Scottish small and medium-sized firms have reported a greater drop in the third quarter in both revenues and their ability to attract capital since the Brexit vote, although businesses are taking positive action, a new survey reveals.
The latest Citibase business confidence index found that more than a third of firms have seen a drop in income since the UK voted to leave Europe, up from 25 per cent in the second quarter.
This suggests that the financial impact of uncertainty “is more apparent the closer we get to the March 2019 deadline”, according to Citibase, which offers serviced business centres for SMEs in nearly 40 locations including four in Scotland.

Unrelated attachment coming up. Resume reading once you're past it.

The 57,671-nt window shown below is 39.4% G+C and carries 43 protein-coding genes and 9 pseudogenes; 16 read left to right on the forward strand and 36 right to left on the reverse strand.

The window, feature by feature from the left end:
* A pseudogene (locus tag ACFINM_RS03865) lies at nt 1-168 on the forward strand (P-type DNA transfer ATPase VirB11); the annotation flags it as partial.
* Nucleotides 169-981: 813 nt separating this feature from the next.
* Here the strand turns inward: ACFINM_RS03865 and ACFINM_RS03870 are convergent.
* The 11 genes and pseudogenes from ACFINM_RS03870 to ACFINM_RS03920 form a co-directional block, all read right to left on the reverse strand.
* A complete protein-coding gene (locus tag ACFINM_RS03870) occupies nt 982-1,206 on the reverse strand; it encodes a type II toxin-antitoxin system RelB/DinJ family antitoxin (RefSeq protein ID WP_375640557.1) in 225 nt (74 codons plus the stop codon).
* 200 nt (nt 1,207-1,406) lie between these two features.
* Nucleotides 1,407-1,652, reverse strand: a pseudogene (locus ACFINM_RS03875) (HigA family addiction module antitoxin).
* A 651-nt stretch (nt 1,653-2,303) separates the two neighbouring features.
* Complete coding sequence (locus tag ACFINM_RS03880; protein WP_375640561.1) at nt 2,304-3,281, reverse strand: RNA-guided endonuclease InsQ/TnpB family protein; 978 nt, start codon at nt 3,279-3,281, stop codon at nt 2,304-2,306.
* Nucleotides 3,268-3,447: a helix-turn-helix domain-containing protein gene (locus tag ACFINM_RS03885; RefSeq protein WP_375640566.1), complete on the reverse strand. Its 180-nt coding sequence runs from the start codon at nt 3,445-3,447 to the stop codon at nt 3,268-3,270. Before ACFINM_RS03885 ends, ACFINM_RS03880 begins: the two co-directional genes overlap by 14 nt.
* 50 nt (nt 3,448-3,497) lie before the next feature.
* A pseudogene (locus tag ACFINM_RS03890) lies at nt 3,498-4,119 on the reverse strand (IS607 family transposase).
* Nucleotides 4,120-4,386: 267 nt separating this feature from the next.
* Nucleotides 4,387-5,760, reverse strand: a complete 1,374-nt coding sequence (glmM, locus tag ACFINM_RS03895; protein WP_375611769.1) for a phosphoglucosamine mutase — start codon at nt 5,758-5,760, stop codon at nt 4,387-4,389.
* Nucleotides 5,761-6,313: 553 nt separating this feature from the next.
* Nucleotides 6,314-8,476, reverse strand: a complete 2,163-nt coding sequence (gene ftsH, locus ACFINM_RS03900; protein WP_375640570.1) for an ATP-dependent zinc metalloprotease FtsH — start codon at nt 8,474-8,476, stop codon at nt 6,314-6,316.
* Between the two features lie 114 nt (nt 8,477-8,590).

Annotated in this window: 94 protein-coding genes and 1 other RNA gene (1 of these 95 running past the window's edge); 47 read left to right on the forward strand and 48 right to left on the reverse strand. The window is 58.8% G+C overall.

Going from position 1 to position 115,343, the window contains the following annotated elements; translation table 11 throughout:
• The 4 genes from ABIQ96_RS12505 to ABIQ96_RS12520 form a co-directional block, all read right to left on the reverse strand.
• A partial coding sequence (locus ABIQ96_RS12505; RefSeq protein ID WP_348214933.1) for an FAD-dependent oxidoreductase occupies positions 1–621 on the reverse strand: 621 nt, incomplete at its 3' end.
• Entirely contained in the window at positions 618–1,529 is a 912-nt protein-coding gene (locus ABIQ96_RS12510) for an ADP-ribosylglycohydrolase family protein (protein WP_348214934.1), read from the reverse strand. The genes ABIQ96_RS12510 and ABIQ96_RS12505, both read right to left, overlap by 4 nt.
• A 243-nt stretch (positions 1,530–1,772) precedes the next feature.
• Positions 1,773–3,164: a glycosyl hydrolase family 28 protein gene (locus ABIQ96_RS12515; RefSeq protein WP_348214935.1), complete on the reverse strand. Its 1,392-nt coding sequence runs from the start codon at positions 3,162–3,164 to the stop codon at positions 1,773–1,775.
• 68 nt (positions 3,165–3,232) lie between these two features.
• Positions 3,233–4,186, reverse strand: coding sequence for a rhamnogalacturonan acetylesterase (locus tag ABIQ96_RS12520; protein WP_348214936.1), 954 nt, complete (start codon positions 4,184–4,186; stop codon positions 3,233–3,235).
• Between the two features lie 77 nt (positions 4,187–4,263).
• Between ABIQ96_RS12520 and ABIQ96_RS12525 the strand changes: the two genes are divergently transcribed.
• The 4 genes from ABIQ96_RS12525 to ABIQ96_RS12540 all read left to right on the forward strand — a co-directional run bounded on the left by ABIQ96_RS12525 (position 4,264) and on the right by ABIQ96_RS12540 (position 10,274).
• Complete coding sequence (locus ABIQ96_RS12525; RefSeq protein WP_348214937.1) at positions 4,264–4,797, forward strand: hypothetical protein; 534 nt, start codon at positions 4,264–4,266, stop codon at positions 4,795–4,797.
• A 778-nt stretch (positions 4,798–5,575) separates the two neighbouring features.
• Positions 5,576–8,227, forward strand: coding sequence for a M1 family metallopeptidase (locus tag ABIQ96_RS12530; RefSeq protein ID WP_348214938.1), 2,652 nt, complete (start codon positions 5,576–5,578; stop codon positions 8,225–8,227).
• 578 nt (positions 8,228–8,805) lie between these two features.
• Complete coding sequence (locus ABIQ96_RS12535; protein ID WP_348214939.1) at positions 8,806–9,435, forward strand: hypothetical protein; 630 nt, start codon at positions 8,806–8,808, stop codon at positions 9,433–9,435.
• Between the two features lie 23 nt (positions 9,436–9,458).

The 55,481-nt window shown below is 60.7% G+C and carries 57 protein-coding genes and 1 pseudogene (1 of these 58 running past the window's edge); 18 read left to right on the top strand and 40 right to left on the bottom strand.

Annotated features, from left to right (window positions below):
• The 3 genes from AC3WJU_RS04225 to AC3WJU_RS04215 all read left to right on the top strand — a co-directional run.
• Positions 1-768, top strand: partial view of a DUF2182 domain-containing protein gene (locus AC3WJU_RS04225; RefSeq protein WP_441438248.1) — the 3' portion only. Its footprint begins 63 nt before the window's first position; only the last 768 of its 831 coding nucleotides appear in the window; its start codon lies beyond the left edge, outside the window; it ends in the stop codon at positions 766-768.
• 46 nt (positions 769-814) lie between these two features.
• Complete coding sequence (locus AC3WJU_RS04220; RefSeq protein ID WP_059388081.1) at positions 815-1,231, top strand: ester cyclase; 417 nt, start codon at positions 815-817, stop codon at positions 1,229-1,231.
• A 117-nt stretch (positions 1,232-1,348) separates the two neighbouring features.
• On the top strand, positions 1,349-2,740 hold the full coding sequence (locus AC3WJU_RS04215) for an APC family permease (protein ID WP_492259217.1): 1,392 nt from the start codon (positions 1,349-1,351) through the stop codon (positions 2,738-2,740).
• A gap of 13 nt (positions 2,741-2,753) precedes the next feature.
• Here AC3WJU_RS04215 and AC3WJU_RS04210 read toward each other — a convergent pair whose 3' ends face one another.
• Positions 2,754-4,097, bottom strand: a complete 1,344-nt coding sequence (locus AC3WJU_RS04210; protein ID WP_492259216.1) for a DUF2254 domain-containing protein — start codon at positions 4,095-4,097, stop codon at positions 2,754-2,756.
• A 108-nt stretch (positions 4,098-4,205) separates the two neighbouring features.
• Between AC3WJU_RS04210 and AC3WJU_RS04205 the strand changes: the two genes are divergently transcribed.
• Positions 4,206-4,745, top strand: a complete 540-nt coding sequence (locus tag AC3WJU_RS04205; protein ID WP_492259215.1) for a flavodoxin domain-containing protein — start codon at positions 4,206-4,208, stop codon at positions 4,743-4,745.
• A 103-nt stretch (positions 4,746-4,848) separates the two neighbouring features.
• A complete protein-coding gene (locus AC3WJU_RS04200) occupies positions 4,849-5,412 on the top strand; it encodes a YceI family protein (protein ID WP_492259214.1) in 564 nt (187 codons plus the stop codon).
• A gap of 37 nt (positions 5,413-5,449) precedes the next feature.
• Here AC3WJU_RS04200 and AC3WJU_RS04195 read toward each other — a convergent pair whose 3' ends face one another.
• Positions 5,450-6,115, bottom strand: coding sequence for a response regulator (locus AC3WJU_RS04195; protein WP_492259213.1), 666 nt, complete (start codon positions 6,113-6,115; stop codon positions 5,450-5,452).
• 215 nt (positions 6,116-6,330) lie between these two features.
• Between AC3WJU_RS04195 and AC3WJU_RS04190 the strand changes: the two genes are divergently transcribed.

Additionally, 42 per cent of respondents cited extra difficulties in securing funding or attracting investment since 23 June 2016, up from a fifth in the second quarter and 12 per cent in the previous three months.
And 56 per cent of Scottish SMEs would support a second referendum, while 58 per cent would like to reset the Brexit process and remain part of the European Union.
But Citibase also found that 60 per cent of firms say they have already started, or are about to start, creating strategies to deal with potential post-Brexit issues. This includes de-risking when it comes to office contracts, with more than four-fifths now preferring office contract lengths of less than three years, up from 62 per cent in the second quarter.
Citibase chief executive Steve Jude said it is “reassuring to see many Scottish SMEs already making post-Brexit business strategies as they look to de-risk”.